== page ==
Saturday, February 4, 2017

Weird or bad talks I have seen

Two days ago I saw seven great scientific talks presented by students. However, I prefer not to blog about things involving personal names except when discussing a published paper or a public conference; in this case the students had to give the talks, and the symposium was somewhat internal.

At any rate, when I hear a good talk I tend to remember the science. That is just the point, isn't it? A good talk gets the message across. On the other hand, what stays with me from a bad talk is not the message but rather the way in which it grated.

With scientific talks on mind, I consequently thought I would write about some of the really weird or bad talks I have seen over the years, without giving any identifying information. None of these talks, mind you, were presented by students; all speakers were at least postdocs and often professors.

Mostly this is about what one might call slide design choices rather than content or structure, and I am not saying that all of them are horrible. Some were just strange in an amusing way. Again, whatever has really stuck in memory.

1. A classic that I have complained about in the past was one where the speaker had a black slide background with the text and even the figures (!) in various bright colours. Headache inducing after the first few slides. I cannot really recommend this approach.

2. Not quite as bad but not really helpful either was the choice by another speaker years later to show their crucial mathematical formulas in light colours on a light grey background. Although it is generally considered not the done thing to openly criticise a speaker in this way, this design choice actually caused comment even during the talk.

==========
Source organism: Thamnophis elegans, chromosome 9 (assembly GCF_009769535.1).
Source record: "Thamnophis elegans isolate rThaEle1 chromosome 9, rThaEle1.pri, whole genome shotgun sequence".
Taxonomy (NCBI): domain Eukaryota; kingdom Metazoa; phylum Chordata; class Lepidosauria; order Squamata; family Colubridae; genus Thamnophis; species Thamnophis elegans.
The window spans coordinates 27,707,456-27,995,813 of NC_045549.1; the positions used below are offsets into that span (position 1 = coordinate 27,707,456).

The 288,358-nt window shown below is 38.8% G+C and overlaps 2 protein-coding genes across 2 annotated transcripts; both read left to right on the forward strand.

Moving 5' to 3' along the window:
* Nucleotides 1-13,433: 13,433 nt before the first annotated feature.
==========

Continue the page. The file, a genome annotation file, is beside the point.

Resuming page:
3. Rather distressingly popular in the first few years after PowerPoint became available but now less often seen is the overuse and abuse of its animation functions. I once saw a talk where the speaker used a different way of making text appear for every. single. bullet. point. One floated in from the right, one spiraled in from the left, one was assembled by each letter dropping in individually from the top, and so on. The talk was not helped either by the speaker's lack of confidence in their English. They interrupted themselves after every few words with a kind of loudly barked "uh-huh?" towards the increasingly concerned audience, apparently asking for constant feedback whether everybody had understood the preceding sentence.

4. One of the weirdest talks I have ever seen consisted entirely of numerous diagrams hand-written onto math paper that were subsequently scanned and pasted into PowerPoint.

5. The audience of an international conference I participated in was fairly amused by a talk whose slides consisted of 80% small font walls of text, with a far too tiny figure pressed onto the side here or there. The real kicker was that the speaker had asked a colleague to translate the slides from English into the local language, and the translator had left numerous comments in the text on the lines of "I don't know this term", "is this what you meant?", or "you need to look at this again". Apparently the speaker had not looked at the presentation at all after getting it back from the translator.

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